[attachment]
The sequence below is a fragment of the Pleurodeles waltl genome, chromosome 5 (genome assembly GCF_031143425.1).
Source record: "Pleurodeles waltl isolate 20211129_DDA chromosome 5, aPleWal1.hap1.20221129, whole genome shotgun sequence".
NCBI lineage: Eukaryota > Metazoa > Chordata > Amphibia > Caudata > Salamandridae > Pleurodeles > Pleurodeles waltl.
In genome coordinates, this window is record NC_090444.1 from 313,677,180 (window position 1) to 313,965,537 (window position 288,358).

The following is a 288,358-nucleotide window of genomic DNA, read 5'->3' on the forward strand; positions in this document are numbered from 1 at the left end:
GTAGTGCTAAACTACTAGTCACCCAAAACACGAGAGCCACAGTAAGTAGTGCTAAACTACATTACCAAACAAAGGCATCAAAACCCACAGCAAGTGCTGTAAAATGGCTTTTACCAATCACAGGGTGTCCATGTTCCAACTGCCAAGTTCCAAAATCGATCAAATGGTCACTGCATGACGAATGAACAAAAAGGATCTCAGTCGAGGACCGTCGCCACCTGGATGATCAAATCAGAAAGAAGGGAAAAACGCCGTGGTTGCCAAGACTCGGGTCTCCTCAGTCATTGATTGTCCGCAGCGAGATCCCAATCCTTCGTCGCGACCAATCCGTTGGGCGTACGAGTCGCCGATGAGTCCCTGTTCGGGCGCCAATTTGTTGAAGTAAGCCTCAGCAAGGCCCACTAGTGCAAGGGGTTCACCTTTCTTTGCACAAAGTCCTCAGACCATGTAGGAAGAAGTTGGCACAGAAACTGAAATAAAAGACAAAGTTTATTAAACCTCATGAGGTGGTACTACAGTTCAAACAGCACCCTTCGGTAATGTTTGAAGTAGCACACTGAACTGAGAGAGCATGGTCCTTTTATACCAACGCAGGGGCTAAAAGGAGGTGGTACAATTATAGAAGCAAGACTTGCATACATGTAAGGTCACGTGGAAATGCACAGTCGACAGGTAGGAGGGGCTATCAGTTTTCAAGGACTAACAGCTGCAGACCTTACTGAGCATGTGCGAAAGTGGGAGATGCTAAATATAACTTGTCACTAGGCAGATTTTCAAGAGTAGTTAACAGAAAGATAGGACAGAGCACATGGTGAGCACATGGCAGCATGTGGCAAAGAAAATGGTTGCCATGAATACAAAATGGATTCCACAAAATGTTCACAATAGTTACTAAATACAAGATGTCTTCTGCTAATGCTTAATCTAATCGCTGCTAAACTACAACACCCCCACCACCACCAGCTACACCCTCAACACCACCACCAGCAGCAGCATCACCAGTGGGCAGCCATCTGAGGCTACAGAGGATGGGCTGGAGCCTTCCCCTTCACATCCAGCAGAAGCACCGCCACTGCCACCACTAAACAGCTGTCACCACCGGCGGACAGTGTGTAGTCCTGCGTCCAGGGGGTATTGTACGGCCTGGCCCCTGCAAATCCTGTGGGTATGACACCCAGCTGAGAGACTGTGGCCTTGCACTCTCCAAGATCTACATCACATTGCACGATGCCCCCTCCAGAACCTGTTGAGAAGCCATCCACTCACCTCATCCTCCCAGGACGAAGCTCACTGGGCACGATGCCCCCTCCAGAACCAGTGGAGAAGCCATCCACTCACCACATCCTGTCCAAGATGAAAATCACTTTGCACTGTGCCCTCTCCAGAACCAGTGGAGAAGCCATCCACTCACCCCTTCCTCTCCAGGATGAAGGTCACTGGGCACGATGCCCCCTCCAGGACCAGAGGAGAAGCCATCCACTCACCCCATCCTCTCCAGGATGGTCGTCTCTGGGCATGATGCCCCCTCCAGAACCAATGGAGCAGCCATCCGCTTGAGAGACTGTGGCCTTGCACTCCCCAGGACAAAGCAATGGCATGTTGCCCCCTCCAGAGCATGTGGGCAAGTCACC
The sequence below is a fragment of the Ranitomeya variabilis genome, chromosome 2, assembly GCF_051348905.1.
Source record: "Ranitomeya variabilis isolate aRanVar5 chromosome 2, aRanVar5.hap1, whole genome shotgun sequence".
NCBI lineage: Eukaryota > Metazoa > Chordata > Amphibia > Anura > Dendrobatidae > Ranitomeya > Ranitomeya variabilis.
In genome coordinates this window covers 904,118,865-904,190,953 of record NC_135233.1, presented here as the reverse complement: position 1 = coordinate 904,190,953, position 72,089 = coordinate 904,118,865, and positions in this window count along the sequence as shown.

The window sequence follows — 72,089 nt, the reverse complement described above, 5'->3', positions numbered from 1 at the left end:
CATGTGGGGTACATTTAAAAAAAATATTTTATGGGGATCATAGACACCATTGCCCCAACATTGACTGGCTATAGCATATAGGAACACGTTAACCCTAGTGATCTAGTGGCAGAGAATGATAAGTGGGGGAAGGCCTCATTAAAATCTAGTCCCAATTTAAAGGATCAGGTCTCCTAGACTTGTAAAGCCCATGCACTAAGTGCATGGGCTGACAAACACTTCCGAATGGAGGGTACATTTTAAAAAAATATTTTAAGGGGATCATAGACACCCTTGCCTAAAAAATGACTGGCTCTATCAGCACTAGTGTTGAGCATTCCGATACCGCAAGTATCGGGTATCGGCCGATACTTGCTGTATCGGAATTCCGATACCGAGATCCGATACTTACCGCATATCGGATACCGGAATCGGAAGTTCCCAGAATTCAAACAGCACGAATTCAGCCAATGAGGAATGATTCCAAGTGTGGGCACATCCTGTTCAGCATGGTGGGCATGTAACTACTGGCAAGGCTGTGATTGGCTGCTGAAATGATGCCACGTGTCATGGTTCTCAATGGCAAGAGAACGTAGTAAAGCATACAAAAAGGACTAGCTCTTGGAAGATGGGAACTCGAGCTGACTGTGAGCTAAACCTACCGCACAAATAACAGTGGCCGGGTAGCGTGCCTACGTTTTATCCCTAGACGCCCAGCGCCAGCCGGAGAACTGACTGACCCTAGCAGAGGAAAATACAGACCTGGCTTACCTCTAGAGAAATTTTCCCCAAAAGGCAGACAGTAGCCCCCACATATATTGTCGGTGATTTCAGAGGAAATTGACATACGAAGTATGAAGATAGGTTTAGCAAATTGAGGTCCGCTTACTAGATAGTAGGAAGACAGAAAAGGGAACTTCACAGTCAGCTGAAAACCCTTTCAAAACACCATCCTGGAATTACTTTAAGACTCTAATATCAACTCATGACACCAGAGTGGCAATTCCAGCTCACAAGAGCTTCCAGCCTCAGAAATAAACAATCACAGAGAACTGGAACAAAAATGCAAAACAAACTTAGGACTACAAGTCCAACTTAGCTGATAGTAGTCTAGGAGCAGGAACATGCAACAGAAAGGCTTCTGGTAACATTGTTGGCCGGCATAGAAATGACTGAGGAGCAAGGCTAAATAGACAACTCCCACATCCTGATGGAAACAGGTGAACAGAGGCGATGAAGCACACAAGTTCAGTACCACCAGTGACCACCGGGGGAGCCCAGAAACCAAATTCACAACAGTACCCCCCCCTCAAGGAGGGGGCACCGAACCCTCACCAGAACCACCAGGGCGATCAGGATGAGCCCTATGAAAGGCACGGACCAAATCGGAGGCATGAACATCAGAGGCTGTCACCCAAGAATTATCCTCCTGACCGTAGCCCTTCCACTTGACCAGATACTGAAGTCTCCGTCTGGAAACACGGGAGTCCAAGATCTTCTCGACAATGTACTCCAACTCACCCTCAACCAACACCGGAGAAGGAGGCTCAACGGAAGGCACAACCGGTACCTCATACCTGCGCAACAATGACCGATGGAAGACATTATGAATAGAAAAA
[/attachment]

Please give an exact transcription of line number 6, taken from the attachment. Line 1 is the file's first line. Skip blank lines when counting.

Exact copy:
GTAGTGCTAAACTACTAGTCACCCAAAACACGAGAGCCACAGTAAGTAGTGCTAAACTACATTACCAAACAAAGGCATCAAAACCCACAGCAAGTGCTGTAAAATGGCTTTTACCAATCACAGGGTGTCCATGTTCCAACTGCCAAGTTCCAAAATCGATCAAATGGTCACTGCATGACGAATGAACAAAAAGGATCTCAGTCGAGGACCGTCGCCACCTGGATGATCAAATCAGAAAGAAGGGAAAAACGCCGTGGTTGCCAAGACTCGGGTCTCCTCAGTCATTGATTGTCCGCAGCGAGATCCCAATCCTTCGTCGCGACCAATCCGTTGGGCGTACGAGTCGCCGATGAGTCCCTGTTCGGGCGCCAATTTGTTGAAGTAAGCCTCAGCAAGGCCCACTAGTGCAAGGGGTTCACCTTTCTTTGCACAAAGTCCTCAGACCATGTAGGAAGAAGTTGGCACAGAAACTGAAATAAAAGACAAAGTTTATTAAACCTCATGAGGTGGTACTACAGTTCAAACAGCACCCTTCGGTAATGTTTGAAGTAGCACACTGAACTGAGAGAGCATGGTCCTTTTATACCAACGCAGGGGCTAAAAGGAGGTGGTACAATTATAGAAGCAAGACTTGCATACATGTAAGGTCACGTGGAAATGCACAGTCGACAGGTAGGAGGGGCTATCAGTTTTCAAGGACTAACAGCTGCAGACCTTACTGAGCATGTGCGAAAGTGGGAGATGCTAAATATAACTTGTCACTAGGCAGATTTTCAAGAGTAGTTAACAGAAAGATAGGACAGAGCACATGGTGAGCACATGGCAGCATGTGGCAAAGAAAATGGTTGCCATGAATACAAAATGGATTCCACAAAATGTTCACAATAGTTACTAAATACAAGATGTCTTCTGCTAATGCTTAATCTAATCGCTGCTAAACTACAACACCCCCACCACCACCAGCTACACCCTCAACACCACCACCAGCAGCAGCATCACCAGTGGGCAGCCATCTGAGGCTACAGAGGATGGGCTGGAGCCTTCCCCTTCACATCCAGCAGAAGCACCGCCACTGCCACCACTAAACAGCTGTCACCACCGGCGGACAGTGTGTAGTCCTGCGTCCAGGGGGTATTGTACGGCCTGGCCCCTGCAAATCCTGTGGGTATGACACCCAGCTGAGAGACTGTGGCCTTGCACTCTCCAAGATCTACATCACATTGCACGATGCCCCCTCCAGAACCTGTTGAGAAGCCATCCACTCACCTCATCCTCCCAGGACGAAGCTCACTGGGCACGATGCCCCCTCCAGAACCAGTGGAGAAGCCATCCACTCACCACATCCTGTCCAAGATGAAAATCACTTTGCACTGTGCCCTCTCCAGAACCAGTGGAGAAGCCATCCACTCACCCCTTCCTCTCCAGGATGAAGGTCACTGGGCACGATGCCCCCTCCAGGACCAGAGGAGAAGCCATCCACTCACCCCATCCTCTCCAGGATGGTCGTCTCTGGGCATGATGCCCCCTCCAGAACCAATGGAGCAGCCATCCGCTTGAGAGACTGTGGCCTTGCACTCCCCAGGACAAAGCAATGGCATGTTGCCCCCTCCAGAGCATGTGGGCAAGTCACC